A drawing by the French cartoonist Laurent Fabre, known under the pseudonym of Konk, depicts an urban landscape in which a canopy of tall skyscrapers surrounds a ring of car-lined streets. In the centre is a clearing and a tree standing alone. The only people shown in the drawing are all gathered around this tree.
This image sums up better than words the centrality of trees to the human quality of urban environments.
Can an urban space do without trees? The cities we live in say it can. But a place without trees, be it a street or a small garden, lacks the atmosphere that only trees can create, through the variations in colours and shadows, in space and over time.
Trees and urban spaces
Using trees well means above all choosing the right species: you need to know what overall shape they’ll have when they’re fully grown, the speed of growth, the extent of the root system, the soil requirements, resistance to cold and dry urban air, and the desired colour effects (the colour of the leaves, flowers and fruit).
The most common mistake that is made is to choose species that don’t fit their allocated space next to houses – people’s houses. Trees are bought when they’re only a few years old and are not yet fully grown. As we can all imagine, the result is trees that are hideously mutilated through “containment pruning”, which leads to a wide variety of diseases (perhaps resulting in expensive remedial treatments) and the untimely death of the plant after just a few years. Another common mistake is the belief that pruning is always necessary – this is perhaps a throwback to ancient agricultural strategies for obtaining leaf fodder to feed livestock. Our esteemed ancestors would, I’m sure, be stumped as to why we insist on stimulating leaf production in trees that we now need for other purposes. The story goes that Moses delivered a commandment, perhaps along with other commandments, on his descent from Mount Sinai, which can be summed up as follows: eleventh, thou shalt not prune! In layman’s terms, this rule can be amended by noting that very limited pruning of the dead parts of the plant may be necessary, but it is still a minor operation that should not disfigure or weaken the plant.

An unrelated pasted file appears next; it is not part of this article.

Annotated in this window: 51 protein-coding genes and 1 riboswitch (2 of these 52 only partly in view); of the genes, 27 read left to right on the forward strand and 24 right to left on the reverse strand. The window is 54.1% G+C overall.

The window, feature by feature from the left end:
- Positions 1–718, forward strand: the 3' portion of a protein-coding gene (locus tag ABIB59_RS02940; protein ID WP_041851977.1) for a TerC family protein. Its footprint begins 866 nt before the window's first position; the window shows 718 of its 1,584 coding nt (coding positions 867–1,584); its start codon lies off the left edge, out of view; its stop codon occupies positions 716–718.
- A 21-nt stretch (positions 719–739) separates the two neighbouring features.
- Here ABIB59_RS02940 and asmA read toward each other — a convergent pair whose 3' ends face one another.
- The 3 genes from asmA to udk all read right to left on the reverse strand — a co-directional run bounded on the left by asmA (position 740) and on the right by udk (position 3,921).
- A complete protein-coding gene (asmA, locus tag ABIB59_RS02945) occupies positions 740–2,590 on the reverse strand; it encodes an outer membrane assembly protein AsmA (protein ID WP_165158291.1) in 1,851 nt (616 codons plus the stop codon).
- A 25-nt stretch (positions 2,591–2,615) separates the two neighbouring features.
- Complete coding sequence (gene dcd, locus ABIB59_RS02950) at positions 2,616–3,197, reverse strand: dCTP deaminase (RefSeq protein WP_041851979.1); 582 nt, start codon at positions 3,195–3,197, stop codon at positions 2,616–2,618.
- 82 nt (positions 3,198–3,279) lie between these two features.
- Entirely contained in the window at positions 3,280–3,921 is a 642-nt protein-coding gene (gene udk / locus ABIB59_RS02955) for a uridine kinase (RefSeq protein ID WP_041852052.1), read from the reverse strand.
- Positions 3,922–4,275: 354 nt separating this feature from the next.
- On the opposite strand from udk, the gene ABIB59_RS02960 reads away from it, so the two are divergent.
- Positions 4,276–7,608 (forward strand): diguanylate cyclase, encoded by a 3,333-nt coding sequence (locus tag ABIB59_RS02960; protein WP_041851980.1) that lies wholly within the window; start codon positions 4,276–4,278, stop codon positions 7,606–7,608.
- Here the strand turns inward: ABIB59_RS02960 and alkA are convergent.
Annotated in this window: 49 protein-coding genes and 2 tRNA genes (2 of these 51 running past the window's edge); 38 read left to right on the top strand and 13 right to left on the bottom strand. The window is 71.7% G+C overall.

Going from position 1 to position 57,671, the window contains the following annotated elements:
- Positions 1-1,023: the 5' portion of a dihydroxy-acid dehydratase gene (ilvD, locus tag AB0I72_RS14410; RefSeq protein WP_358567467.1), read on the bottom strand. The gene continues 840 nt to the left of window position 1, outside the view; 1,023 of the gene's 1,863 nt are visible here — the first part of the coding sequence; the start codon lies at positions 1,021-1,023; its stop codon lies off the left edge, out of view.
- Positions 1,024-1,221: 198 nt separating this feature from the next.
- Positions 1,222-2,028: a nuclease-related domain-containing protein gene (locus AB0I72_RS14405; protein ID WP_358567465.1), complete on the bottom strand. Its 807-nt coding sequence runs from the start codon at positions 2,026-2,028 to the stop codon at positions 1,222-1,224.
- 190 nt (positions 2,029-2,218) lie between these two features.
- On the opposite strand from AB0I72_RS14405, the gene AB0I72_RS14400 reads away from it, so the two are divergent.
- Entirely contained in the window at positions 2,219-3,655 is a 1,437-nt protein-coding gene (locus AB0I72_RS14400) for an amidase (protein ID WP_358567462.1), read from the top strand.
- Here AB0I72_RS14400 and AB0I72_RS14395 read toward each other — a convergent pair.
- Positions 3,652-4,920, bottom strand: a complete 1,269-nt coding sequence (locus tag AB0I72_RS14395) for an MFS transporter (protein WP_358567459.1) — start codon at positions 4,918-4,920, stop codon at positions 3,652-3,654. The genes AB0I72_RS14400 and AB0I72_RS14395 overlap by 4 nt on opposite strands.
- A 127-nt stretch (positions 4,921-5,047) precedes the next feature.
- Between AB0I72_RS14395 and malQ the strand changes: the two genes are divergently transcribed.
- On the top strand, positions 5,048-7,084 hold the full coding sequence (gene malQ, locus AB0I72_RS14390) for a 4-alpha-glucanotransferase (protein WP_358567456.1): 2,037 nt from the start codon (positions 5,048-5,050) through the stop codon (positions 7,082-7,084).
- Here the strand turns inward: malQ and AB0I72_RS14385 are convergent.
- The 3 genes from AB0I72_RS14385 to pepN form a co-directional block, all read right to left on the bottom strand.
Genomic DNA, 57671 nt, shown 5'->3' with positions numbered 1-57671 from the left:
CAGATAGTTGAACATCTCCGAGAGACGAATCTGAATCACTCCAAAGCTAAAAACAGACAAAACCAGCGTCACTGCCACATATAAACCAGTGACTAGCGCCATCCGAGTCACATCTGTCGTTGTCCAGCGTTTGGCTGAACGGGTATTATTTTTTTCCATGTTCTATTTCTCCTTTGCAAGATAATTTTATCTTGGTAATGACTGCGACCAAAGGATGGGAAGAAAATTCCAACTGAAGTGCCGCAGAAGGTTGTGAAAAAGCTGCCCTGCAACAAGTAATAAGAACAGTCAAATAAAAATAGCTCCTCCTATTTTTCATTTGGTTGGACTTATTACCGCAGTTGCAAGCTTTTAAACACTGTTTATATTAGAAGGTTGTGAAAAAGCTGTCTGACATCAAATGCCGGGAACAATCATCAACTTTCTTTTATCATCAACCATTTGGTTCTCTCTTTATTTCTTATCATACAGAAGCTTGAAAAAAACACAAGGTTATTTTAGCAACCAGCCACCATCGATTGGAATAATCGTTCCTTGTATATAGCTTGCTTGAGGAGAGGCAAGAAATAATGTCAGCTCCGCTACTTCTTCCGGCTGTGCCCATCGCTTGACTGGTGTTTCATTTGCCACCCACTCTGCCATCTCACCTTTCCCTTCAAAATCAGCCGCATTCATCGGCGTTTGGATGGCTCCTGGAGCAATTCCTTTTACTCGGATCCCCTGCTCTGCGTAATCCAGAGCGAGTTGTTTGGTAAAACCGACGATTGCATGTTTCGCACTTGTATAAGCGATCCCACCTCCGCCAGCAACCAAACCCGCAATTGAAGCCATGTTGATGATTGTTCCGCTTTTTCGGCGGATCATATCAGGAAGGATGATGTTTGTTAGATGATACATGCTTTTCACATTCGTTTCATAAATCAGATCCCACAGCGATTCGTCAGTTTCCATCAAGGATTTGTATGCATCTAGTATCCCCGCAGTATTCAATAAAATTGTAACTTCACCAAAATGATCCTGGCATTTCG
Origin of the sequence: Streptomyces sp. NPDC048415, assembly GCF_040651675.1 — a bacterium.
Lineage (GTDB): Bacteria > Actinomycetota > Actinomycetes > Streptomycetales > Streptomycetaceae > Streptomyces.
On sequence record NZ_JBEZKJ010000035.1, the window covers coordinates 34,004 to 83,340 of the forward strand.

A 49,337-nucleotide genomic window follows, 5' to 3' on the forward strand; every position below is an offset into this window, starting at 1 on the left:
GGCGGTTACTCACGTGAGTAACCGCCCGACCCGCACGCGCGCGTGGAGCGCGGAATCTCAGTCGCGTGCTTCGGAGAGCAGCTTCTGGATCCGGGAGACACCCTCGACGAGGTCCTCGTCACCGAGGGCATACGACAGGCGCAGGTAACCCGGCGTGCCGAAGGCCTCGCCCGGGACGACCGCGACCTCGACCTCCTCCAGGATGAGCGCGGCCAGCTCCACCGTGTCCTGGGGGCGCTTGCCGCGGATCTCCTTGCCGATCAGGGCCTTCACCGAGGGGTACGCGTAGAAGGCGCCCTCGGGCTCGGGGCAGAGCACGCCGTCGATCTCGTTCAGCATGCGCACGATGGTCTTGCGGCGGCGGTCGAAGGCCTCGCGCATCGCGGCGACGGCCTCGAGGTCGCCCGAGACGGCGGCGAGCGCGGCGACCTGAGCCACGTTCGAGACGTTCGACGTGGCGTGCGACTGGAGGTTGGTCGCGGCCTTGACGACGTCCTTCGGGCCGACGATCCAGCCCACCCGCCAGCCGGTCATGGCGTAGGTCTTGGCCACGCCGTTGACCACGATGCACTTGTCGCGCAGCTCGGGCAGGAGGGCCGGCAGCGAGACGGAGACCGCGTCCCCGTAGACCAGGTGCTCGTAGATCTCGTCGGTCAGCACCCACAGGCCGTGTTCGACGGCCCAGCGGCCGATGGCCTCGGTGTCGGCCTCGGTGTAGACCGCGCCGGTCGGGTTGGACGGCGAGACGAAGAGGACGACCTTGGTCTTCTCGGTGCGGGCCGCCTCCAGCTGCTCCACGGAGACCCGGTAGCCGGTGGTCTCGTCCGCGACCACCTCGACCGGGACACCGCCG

The shape of trees is a crucial element in the urban use of these plants, not so much as “furniture” (a concept that would have us believe that a tree and a lamppost are the same thing), but as a living element that plays a part in creating and maintaining the urban ecosystem, in our garden or along the streets. Trees can be globose, cone-shaped, dome-shaped, tulip-shaped, conical, antler-shaped or come in irregular and bizarre shapes. The arrangement of species according to their shape is a central theme in garden architecture (if space permits): trees with flowing shapes, such as olive, cedar or birch trees, are best placed in the foreground, while plants with imposing, compact shapes, such as plane trees, oaks, maples and firs, should feature in the background.
The effects on the urban climate and beyond...